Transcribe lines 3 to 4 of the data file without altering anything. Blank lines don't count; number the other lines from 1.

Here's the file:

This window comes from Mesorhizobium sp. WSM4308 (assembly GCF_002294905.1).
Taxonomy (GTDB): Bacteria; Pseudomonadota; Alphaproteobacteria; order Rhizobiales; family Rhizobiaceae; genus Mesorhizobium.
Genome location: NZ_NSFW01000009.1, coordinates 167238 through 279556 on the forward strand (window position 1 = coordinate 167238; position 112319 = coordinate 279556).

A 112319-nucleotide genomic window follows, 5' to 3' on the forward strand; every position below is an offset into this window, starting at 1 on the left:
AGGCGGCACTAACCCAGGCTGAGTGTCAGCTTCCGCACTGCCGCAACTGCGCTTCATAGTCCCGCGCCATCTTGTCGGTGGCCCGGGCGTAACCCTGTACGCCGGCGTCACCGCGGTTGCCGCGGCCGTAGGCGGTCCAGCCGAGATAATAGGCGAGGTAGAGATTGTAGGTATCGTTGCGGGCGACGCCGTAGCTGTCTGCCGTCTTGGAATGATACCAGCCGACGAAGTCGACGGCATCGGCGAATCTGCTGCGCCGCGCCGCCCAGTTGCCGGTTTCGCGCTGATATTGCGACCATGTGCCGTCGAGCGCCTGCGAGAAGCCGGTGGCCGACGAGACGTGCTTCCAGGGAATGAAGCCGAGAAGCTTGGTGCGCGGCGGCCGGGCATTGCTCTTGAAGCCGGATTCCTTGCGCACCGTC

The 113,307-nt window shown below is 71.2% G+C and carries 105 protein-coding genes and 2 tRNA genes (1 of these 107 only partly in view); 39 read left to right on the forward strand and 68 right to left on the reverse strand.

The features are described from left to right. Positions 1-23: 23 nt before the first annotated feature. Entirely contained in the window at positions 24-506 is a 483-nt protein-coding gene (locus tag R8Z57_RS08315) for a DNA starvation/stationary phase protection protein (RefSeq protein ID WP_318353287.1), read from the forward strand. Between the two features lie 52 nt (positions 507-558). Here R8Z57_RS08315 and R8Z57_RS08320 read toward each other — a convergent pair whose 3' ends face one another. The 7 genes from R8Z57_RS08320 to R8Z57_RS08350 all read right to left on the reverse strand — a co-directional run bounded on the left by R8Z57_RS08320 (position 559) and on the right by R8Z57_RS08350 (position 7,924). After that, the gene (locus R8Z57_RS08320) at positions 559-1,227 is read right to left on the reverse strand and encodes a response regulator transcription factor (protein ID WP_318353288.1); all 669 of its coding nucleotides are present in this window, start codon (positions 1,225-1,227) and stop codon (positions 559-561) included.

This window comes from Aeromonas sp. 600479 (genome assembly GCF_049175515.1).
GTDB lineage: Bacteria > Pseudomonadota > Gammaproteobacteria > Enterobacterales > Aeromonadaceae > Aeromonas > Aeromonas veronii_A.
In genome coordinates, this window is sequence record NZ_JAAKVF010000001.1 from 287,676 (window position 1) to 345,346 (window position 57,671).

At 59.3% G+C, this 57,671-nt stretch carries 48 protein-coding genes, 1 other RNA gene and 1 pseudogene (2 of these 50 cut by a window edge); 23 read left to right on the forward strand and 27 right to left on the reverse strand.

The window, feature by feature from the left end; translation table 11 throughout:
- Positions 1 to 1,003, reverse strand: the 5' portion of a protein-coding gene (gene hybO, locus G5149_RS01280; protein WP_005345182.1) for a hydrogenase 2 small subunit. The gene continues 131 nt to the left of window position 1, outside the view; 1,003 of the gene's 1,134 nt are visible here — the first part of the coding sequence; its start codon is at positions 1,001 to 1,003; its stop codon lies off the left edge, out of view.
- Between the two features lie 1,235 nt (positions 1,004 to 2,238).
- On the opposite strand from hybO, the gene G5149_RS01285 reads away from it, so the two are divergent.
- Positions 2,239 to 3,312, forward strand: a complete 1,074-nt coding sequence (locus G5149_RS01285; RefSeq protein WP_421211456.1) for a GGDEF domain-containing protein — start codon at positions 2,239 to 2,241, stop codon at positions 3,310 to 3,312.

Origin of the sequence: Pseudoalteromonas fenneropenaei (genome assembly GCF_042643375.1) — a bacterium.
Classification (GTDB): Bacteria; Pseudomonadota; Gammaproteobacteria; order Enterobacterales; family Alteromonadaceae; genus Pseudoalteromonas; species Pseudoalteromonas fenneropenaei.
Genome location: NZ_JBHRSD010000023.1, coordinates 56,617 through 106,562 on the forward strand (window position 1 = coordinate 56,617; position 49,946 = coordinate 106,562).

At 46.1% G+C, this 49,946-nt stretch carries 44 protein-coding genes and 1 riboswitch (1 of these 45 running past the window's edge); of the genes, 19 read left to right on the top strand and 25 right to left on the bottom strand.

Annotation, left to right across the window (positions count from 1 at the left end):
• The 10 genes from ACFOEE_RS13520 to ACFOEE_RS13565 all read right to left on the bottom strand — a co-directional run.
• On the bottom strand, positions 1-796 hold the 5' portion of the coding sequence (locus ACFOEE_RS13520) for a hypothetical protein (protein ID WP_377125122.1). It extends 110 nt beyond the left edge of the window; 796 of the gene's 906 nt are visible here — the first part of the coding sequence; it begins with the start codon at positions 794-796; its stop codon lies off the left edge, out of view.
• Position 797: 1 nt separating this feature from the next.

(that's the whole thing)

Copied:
Genome location: NZ_NSFW01000009.1, coordinates 167238 through 279556 on the forward strand (window position 1 = coordinate 167238; position 112319 = coordinate 279556).

A 112319-nucleotide genomic window follows, 5' to 3' on the forward strand; every position below is an offset into this window, starting at 1 on the left: